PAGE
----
We’ve all been asked to pray for various things. Please pray for my sister, she’s going through a hard time. Please pray for me, I have an important decision to make. Please pray, my husband lost his job. And when someone asks us to pray, we feel compelled to say yes. After all, the Bible is full of examples—both exhortations to pray for each other and examples of those prayers. Prayer is an excellent way we can demonstrate our love for people, fulfilling God’s commandment to love one another as ourselves. Jesus clearly tells us to share our prayer requests:
Again, truly I tell you that if two of you on earth agree about anything they ask for, it will be done for them by my Father in heaven. For where two or three gather in my name, there am I with them. (Matthew 18:19-20)
The Democratic Republic of the Congo (DRC, formerly known as Zaire) might be the poorest country in the world. It’s a place of both abundant natural resources and abject misery. Located in the heart of Africa, the DRC is surrounded by ten other nations, including Angola, Tanzania, Uganda, South Sudan, and Rwanda. Africa’s second-largest country (by land area), it’s home to 80 million people.
The DRC should be a prosperous nation, with its flowing rivers (and their ability to generate hydroelectric power), fertile soil, and rich mineral resources. It is not.
Mother’s Day. It started as an effort to reunite the North and South after the Civil War, led in large part by a woman named Ann Reeves Jarvis. She organized picnics and other opportunities for mothers from both sides of the conflict to come together in friendship and peace.
Her daughter, Anna Jarvis, “never had children of her own, but the 1905 death of her own mother inspired her to organize the first Mother’s Day observances in 1908.” Her focus was on appreciating one’s own mother, not mothers in general (hence the careful placement of the apostrophe).*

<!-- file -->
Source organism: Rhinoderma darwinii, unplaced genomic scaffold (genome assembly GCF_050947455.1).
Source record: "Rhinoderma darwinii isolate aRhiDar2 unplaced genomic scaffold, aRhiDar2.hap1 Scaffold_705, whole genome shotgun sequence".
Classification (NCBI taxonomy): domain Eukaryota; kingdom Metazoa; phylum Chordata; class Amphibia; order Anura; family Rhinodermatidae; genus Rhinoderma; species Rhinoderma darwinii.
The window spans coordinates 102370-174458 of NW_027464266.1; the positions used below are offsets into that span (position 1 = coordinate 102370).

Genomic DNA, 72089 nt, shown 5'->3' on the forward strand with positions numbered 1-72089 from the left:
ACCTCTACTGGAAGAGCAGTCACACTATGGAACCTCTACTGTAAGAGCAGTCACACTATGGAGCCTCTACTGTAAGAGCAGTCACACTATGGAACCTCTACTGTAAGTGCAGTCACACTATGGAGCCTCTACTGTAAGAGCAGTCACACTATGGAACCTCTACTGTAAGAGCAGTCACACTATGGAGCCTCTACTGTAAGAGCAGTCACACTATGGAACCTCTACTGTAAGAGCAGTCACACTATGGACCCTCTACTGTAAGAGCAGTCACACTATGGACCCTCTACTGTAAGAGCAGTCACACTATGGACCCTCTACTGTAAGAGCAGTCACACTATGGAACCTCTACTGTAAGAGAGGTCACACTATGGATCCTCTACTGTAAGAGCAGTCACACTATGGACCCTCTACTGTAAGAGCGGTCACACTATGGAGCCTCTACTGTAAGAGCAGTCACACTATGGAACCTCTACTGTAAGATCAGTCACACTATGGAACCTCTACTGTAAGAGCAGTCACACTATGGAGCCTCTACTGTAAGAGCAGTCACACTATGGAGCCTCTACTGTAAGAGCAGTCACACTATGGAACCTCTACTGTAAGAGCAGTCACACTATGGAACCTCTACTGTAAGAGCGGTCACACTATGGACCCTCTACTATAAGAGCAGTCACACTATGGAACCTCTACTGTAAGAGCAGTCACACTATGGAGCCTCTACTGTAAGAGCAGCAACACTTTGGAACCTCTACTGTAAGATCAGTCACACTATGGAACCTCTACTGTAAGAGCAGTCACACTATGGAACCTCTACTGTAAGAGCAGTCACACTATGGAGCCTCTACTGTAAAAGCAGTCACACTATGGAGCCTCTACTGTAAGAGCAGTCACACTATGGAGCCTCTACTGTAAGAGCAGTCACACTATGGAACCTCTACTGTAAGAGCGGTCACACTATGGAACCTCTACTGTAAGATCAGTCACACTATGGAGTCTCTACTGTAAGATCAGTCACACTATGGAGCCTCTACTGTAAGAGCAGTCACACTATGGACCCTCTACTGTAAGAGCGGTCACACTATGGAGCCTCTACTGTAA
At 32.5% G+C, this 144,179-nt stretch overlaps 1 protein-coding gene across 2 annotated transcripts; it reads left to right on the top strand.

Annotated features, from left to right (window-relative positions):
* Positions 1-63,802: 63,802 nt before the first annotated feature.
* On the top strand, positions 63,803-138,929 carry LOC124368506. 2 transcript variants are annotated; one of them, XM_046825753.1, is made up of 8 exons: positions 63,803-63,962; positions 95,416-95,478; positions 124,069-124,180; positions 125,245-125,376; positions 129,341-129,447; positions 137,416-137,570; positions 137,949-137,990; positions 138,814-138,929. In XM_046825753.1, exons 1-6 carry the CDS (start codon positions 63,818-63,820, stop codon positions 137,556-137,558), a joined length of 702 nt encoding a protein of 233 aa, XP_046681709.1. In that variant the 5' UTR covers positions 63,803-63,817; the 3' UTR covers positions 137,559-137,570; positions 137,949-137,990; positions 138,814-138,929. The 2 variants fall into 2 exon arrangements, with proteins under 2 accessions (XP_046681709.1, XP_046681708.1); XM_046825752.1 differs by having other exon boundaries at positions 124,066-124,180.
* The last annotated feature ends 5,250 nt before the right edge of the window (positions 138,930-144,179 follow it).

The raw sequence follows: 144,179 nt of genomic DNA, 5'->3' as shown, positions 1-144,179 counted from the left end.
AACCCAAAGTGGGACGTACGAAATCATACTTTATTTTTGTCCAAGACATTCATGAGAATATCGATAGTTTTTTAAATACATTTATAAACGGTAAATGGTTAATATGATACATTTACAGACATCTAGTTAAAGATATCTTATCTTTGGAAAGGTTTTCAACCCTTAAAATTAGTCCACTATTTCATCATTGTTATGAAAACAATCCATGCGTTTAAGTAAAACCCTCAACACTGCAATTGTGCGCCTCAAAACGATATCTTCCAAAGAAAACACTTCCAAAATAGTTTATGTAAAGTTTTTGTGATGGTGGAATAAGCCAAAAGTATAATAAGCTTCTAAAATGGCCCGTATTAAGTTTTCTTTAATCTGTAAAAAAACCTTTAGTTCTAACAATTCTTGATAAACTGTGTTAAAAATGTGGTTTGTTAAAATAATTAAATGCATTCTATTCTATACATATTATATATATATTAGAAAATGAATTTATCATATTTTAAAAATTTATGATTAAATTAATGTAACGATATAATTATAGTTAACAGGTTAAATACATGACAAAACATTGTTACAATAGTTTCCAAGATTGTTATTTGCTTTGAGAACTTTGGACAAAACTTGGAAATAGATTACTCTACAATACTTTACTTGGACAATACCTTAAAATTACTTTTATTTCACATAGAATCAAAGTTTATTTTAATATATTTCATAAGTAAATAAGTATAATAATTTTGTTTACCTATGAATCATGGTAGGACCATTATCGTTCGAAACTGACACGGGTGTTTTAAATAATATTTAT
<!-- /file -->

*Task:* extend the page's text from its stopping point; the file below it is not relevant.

A good friend sent me this article, and it resonated so strongly with me that I’m sending it on to you. Perhaps that is because Pete and I also attended a well-known university, and what we’re doing now also has little to do with our respective degrees. In any case, I find this post both challenging and liberating. I think you may too.
You’d never know it now, but when I first met Pete, almost 40 years ago, he was a shy, introverted nerd. Really. Oh, he was sweet and kind, and smart and fun, but he seemed unsure of himself, and a tad socially awkward. Much later I happened to see a bumper sticker that summed him up quite nicely:
(He was an engineering major, but you get the idea.)
Sometimes I think that King Solomon must have been familiar with Facebook. I’ve been reading through Proverbs. Solomon may have written down his wisdom thousands of years ago, but it’s anything but out of date. In fact, some proverbs apply more now than ever before.
Today is Good Friday, when the church marks the crucifixion of Jesus. Two days later we celebrate Easter1, Resurrection Sunday, when Jesus rose from the dead. Yet, scripture clearly states that Jesus would rise on the third day.